It took less than 140 characters to wipe out almost $140 billion from the stock market this week, as a fake report from The Associated Press of a bombing of the White House had investors running for the exits.
A little after 1:07 in the afternoon on Tuesday, investors and followers of the Associated Press's Twitter feed saw the words "Breaking: Two Explosions in the White House and Barack Obama is injured" flash across their screens.
What had been a positive day of gains on Wall Street was wiped out, as the benchmark Dow Jones Industrial Average lost roughly 140 points — more than one per cent — within 90 seconds.
Then, as quickly as it had started, it was over. The erroneous report was rapidly dispelled, the Dow went back to where it was, and everything returned to normal. Everything except shaky confidence in the market, which seems to be battered every few months with a new technology-based crisis that sends indexes reeling faster than humans can form a rational response.
'To me, it's indicative of a very dangerous market' —Julian Bridgen
"Before you could blink, it was over," said Joe Saluzzi, co-founder of Themis Trading and an outspoken critic of trading algorithms that are responsible for as much as two-thirds of stock trades on major North American markets today. "With people, you wouldn't have this type of reaction."
Known as "high-frequency traders," the trading systems are essentially vast networks of computers that collectively make trillions of calculations per second. Some are programmed to monitor macroeconomic events in the real world and respond accordingly. Others respond to imperceptible technical movements and place massive buy or sell positions instantaneously. When money can be made by reacting before others can, microseconds matter.
When HF traders respond to each other's large buys or sells, it starts an echo chamber, and that's when sudden sell-offs known as "flash crashes" can occur.
In May 2010, a similar event caused 600 points to vaporize off the Dow in 15 minutes, apparently in reaction to a single large trade that other computers then reacted to. Then last year, Knight Capital was blamed when an error in its trading software moved the value of some of America's largest companies sharply up and down in response to bogus trade orders before humans could intervene.
In August 2012, a phony report from a Russian official's Twitter account reporting that Syrian President Bashar al-Assad had been killed caused oil prices to spike, before moving lower again once the report was disproved.
"There was no waiting to see if any of this was real or not," trader Jonathan Corpina told CBC News' The Current in a recent interview. "The computers kicked into place way too quickly."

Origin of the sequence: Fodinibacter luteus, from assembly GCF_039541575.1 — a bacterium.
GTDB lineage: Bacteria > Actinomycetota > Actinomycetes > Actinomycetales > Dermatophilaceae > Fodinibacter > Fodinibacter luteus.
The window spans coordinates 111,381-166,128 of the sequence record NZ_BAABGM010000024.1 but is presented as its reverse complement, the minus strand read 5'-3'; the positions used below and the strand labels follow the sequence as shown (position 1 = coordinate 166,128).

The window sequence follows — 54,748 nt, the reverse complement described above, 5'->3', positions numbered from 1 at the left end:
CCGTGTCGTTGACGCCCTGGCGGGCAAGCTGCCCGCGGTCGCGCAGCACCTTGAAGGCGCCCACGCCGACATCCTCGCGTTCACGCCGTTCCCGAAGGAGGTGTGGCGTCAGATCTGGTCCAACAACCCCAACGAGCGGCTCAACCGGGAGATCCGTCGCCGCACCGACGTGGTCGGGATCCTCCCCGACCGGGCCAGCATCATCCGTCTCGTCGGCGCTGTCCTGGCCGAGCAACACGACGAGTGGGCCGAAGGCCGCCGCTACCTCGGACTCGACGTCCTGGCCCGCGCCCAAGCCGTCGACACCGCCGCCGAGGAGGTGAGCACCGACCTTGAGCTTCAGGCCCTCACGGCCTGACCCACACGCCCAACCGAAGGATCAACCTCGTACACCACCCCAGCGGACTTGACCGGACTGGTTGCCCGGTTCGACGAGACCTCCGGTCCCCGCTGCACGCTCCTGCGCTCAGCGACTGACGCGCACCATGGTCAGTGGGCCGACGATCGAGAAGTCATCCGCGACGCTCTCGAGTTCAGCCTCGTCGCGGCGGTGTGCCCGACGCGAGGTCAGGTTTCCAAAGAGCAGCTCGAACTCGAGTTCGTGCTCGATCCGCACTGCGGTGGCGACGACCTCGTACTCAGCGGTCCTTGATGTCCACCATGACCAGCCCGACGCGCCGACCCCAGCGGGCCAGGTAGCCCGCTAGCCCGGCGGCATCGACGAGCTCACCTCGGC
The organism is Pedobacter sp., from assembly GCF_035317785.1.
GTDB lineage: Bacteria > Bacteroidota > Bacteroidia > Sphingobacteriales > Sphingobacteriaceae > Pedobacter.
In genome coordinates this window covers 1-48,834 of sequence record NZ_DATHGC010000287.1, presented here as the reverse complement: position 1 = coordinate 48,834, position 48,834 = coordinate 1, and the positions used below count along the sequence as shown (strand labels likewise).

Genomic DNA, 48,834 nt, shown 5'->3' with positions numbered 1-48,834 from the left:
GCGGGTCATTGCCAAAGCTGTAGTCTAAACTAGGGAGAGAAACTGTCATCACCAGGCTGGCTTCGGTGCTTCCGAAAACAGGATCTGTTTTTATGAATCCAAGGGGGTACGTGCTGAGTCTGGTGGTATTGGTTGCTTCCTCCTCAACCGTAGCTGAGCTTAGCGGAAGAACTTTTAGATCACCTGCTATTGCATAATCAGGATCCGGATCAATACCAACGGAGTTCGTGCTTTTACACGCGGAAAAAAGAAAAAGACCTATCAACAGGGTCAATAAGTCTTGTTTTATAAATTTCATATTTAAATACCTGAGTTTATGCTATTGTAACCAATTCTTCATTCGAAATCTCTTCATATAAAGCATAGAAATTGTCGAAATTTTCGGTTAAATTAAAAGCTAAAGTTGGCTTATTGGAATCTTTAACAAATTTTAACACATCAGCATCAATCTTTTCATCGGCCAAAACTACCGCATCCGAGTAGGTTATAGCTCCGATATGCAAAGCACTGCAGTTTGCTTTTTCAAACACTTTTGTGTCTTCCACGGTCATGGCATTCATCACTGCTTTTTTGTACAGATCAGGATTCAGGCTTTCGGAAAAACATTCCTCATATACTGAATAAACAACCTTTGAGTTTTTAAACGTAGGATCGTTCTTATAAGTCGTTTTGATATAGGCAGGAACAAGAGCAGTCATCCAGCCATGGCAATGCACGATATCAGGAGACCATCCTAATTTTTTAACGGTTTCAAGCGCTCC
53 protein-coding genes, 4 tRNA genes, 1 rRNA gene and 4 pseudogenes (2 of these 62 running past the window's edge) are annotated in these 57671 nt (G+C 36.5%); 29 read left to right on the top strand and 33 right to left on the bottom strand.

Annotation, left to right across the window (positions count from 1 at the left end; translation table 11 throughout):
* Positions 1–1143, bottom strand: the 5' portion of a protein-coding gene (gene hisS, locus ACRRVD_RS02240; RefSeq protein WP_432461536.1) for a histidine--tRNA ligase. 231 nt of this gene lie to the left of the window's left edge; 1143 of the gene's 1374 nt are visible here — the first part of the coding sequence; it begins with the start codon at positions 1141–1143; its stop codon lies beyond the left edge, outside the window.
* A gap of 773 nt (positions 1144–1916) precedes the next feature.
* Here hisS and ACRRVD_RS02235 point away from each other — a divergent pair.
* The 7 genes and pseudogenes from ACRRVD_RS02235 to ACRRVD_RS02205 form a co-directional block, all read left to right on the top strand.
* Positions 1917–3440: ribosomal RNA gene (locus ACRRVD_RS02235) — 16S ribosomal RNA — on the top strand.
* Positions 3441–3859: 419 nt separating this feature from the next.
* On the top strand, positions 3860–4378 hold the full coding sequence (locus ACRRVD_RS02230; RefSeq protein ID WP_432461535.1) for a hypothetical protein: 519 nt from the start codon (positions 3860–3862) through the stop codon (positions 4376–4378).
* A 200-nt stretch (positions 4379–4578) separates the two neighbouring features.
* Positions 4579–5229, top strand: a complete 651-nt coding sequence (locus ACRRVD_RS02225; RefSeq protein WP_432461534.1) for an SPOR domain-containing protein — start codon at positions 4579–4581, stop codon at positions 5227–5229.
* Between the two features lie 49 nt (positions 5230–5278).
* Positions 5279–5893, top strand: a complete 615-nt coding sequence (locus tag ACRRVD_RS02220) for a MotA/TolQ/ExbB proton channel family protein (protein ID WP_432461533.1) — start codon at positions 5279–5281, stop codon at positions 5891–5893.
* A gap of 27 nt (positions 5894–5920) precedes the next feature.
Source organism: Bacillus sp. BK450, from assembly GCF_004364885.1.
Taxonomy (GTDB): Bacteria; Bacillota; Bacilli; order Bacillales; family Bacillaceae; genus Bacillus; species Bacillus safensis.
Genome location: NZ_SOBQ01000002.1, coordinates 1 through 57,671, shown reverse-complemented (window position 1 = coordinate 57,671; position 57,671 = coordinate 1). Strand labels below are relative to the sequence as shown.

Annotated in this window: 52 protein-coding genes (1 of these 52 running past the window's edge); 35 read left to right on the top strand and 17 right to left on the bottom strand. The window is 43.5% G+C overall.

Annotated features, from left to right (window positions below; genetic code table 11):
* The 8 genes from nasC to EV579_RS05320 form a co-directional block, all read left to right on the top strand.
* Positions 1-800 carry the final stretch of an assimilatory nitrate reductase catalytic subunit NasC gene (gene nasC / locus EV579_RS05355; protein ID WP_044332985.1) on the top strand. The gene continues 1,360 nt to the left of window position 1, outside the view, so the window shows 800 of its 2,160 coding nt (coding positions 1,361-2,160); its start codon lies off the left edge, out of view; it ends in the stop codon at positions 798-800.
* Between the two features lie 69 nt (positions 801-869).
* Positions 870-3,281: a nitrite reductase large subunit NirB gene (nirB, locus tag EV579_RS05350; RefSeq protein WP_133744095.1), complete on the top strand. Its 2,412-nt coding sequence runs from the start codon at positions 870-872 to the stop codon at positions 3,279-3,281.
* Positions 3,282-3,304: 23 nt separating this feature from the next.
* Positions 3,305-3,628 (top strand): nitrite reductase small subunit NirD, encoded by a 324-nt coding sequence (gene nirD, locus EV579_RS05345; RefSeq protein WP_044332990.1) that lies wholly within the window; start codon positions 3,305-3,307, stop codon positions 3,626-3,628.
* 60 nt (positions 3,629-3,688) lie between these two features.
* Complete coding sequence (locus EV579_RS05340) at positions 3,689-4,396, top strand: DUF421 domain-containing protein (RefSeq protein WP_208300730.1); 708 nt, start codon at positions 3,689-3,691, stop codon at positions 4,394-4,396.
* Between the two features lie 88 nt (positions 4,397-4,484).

Confusion remains as to what exactly happened in markets on Tuesday. Some say the computers picked up on almost imperceptible pauses in human trading, as traders read and digested the bogus tweet. In Wall Street's insanely fast trading world, humans holding back for even a second could have signaled to computers that buyers were drying up and that prices could fall, and so the computers should sell fast.
Others, like Saluzzi, think computers may have sold on the tweet itself. That's possible because computer trading programs are increasingly written to read, and react to, news from social media outlets like Twitter.
Irene Aldridge, a consultant to hedge funds on algorithmic programs, said many of the trading systems just count the number of positive and negative words, without any filter. She wants regulators to do more but believes that glitches and plunges may be inevitable.
As much as humans are prone to overreaction, human traders are sometimes better equipped to avoid panic trades. "We just stopped trading," Corpina says, recalling he actually talked to a client in Washington, D.C., who looked out the window to report nothing seemed to be out of the ordinary at 1600 Pennsylvania Ave.
"We stepped back and took a breath — which we're able to do as human beings, not computers — until we were able to process what was going on."
A group calling itself the Syrian Electronic Army eventually came forward and took credit for the hack. The pro-government group out of Syria has previously hacked the accounts of the BBC, CBS News and FIFA president Sepp Blatter with similar moves in recent months.
In Tuesday's case, it's not believed that the SEA had financial gain at heart, although regulators are looking into that possibility. But with $136 billion worth of stocks moving lower within seconds, clearly the potential for financial abuse is present. It's likely a lot easier to hack a Twitter account than it is to engage in other much more expensive and complicated forms of financial terrorism.
"If they were really smart they might have done this and then shorted some stocks," said professor Ron Diebert, who heads up University of Toronto's digital incubator, the Citizen Lab. "But I doubt that was the intention."
Regardless, the incident underscores some troubling weaknesses in an already wobbly financial market. Julian Brigden of investing consultancy Macro Intelligence 2 Partners said the drop suggested an "unstable" trading environment, one that's dominated by investors too quick to buy or sell without any real investment analysis. "To me, it's indicative of a very dangerous market," he said.
"The exchanges love speed," added Bart Chilton, a member of the Commodity Futures Trading Commission, a regulator that has been reviewing high-speed programs. "I'm not so sure that fast is always better."